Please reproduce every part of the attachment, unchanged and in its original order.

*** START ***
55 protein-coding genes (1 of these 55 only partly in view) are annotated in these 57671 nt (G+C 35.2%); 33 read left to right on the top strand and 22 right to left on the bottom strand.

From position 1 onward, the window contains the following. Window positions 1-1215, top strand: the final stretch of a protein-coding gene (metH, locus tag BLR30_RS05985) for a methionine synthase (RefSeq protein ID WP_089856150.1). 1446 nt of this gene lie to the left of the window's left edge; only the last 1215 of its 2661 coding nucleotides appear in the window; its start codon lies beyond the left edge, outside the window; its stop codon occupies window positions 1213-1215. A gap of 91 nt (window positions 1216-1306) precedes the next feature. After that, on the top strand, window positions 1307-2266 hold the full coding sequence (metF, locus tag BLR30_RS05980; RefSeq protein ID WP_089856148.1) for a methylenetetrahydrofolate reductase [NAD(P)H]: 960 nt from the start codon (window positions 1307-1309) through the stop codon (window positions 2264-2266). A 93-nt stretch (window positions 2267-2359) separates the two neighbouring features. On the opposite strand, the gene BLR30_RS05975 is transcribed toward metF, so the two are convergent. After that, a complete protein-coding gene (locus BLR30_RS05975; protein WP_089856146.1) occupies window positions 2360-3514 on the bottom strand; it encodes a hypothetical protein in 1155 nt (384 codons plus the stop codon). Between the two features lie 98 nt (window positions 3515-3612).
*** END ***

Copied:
55 protein-coding genes (1 of these 55 only partly in view) are annotated in these 57671 nt (G+C 35.2%); 33 read left to right on the top strand and 22 right to left on the bottom strand.

From position 1 onward, the window contains the following. Window positions 1-1215, top strand: the final stretch of a protein-coding gene (metH, locus tag BLR30_RS05985) for a methionine synthase (RefSeq protein ID WP_089856150.1). 1446 nt of this gene lie to the left of the window's left edge; only the last 1215 of its 2661 coding nucleotides appear in the window; its start codon lies beyond the left edge, outside the window; its stop codon occupies window positions 1213-1215. A gap of 91 nt (window positions 1216-1306) precedes the next feature. After that, on the top strand, window positions 1307-2266 hold the full coding sequence (metF, locus tag BLR30_RS05980; RefSeq protein ID WP_089856148.1) for a methylenetetrahydrofolate reductase [NAD(P)H]: 960 nt from the start codon (window positions 1307-1309) through the stop codon (window positions 2264-2266). A 93-nt stretch (window positions 2267-2359) separates the two neighbouring features. On the opposite strand, the gene BLR30_RS05975 is transcribed toward metF, so the two are convergent. After that, a complete protein-coding gene (locus BLR30_RS05975; protein WP_089856146.1) occupies window positions 2360-3514 on the bottom strand; it encodes a hypothetical protein in 1155 nt (384 codons plus the stop codon). Between the two features lie 98 nt (window positions 3515-3612).